To understand man’s place in society we must understand both man and society. First our understanding of man will tell us whether or not man is in society as an outsider or someone who belongs. In other words is man’s place in society natural or artificial? We cannot separate our anthropology from our political philosophy. Those that do will have nothing but incoherent system.

We find that both Aristotle and Thomas Hobbes understand this relationship between man and society. For Aristotle he has already told us his theory of man, especially in de Anima and in the Nichomachean Ethics, before going on to this politics. Likewise, in Thomas Hobbes Leviathan, the first part consisting of 16 chapters gives us his theory of man. Only then does he go on to Part II, Of Commonwealth.

Both Hobbes and Aristotle seek to understand what it is that man is and what he does.  For Aristotle, man has a specific difference of being a rational animal, and therefore, he seeks to know the highest things.  “All men by nature desire to know,” he tells us, and to achieve his end, man must be virtuous.

For Hobbes, man seeks to live, and everything else is based on living and not dying.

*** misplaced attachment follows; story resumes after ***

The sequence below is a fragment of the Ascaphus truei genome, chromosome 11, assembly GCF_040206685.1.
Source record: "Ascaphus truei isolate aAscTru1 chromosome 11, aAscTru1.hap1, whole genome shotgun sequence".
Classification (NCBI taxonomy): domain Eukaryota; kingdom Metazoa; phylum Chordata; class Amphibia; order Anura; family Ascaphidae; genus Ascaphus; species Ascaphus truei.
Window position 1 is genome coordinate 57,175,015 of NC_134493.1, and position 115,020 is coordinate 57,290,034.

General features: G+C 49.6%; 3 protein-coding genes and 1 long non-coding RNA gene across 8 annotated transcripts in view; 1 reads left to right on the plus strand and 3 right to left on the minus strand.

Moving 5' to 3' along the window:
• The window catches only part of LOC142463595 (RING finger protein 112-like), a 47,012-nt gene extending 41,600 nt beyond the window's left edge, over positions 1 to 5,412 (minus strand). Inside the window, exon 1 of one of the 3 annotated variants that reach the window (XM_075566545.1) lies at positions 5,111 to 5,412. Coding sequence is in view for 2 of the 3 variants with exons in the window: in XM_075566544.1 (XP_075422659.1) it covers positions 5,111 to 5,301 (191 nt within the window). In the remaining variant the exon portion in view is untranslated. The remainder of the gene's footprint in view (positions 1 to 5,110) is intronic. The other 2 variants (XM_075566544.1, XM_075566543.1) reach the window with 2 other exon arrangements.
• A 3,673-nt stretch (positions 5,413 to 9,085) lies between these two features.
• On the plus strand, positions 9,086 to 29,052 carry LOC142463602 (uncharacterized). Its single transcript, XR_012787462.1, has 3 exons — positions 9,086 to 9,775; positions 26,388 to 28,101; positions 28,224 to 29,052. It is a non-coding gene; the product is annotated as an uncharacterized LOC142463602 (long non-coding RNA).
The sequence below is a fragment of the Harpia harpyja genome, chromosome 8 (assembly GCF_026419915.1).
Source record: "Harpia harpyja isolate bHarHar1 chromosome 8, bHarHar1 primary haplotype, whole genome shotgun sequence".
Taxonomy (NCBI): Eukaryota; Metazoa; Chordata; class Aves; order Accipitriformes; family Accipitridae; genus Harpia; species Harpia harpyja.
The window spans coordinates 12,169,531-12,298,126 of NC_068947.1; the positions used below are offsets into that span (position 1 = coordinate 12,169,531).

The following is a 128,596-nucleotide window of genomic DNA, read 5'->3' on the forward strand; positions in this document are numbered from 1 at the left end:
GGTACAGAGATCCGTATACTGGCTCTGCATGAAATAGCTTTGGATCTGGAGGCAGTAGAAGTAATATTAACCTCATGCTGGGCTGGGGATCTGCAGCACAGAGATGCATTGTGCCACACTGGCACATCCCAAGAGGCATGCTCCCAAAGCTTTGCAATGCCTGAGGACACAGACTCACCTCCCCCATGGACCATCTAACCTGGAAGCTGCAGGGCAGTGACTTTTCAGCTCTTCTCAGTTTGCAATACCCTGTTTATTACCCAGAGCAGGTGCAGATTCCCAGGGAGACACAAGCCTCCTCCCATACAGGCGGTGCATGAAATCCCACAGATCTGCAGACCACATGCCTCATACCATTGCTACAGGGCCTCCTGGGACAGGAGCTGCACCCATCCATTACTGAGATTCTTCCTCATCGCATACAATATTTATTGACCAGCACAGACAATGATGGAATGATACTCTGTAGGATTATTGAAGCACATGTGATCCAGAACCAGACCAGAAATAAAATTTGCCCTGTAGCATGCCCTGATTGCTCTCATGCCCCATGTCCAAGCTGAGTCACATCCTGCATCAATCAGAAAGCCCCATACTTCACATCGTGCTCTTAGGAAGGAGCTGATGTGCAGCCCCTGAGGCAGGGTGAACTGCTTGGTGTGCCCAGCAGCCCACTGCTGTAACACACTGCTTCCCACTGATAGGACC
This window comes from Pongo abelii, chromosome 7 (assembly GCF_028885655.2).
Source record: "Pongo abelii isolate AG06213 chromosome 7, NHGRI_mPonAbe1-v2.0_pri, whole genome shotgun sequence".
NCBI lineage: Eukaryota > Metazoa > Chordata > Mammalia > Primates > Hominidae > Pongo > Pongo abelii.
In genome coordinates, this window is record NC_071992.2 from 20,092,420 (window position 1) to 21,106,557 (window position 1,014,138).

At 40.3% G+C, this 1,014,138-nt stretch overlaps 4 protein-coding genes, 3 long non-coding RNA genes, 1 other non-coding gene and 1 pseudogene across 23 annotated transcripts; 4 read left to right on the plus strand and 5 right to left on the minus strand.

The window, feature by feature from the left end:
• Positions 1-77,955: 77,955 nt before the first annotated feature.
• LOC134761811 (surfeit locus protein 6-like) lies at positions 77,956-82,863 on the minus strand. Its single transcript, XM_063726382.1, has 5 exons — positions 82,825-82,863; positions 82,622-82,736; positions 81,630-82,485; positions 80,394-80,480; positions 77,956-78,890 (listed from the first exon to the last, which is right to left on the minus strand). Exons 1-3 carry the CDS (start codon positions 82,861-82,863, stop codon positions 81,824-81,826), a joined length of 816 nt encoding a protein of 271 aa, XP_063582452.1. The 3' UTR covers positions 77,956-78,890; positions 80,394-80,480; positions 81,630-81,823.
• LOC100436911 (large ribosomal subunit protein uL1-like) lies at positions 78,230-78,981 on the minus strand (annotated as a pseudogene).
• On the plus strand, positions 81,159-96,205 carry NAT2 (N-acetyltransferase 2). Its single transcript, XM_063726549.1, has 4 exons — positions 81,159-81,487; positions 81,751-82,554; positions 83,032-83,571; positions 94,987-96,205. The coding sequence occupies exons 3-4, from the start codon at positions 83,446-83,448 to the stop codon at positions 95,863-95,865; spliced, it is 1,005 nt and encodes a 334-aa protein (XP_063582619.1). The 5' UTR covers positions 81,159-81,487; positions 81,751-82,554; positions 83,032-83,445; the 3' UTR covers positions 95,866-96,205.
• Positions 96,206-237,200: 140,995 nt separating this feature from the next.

Law and Right Reason:

Among internal principles, virtue is primary in directing man to the good of human happiness.  The law is the primary source externally.

The common good is the purpose of all law, but the common good is distinct from the collective good. The distinctive common good to which human law is ordered is the civil, or political, good of peace and order. It would seem that Thomas Hobbes understands this at a superficial reading, but I believe that in truth, he does not.  His theories are a starting point on the road to utilitarianism, which certainly begins a mass confusion of the common good and the collective good. I say, then, that Hobbes’ political philosophy contains the beginnings of this distortion, for the oak is contained in the acorn.

So what is law?  Law is a certain ordination of reason for the common good, promulgated by one who has care of the community.  We have briefly discussed the issue of common good, or at least we have made mention of it as being deserved of reflection.  We might at this time discuss law as “a certain ordination of reason.”

The subject of natural law must be brought up at this point. Although we cannot pretend that Aristotle spoke of natural law in the way that later thinkers such Aquinas would, he was certainly laying down no opposition to it.  In Hobbes, however, we see a very different view.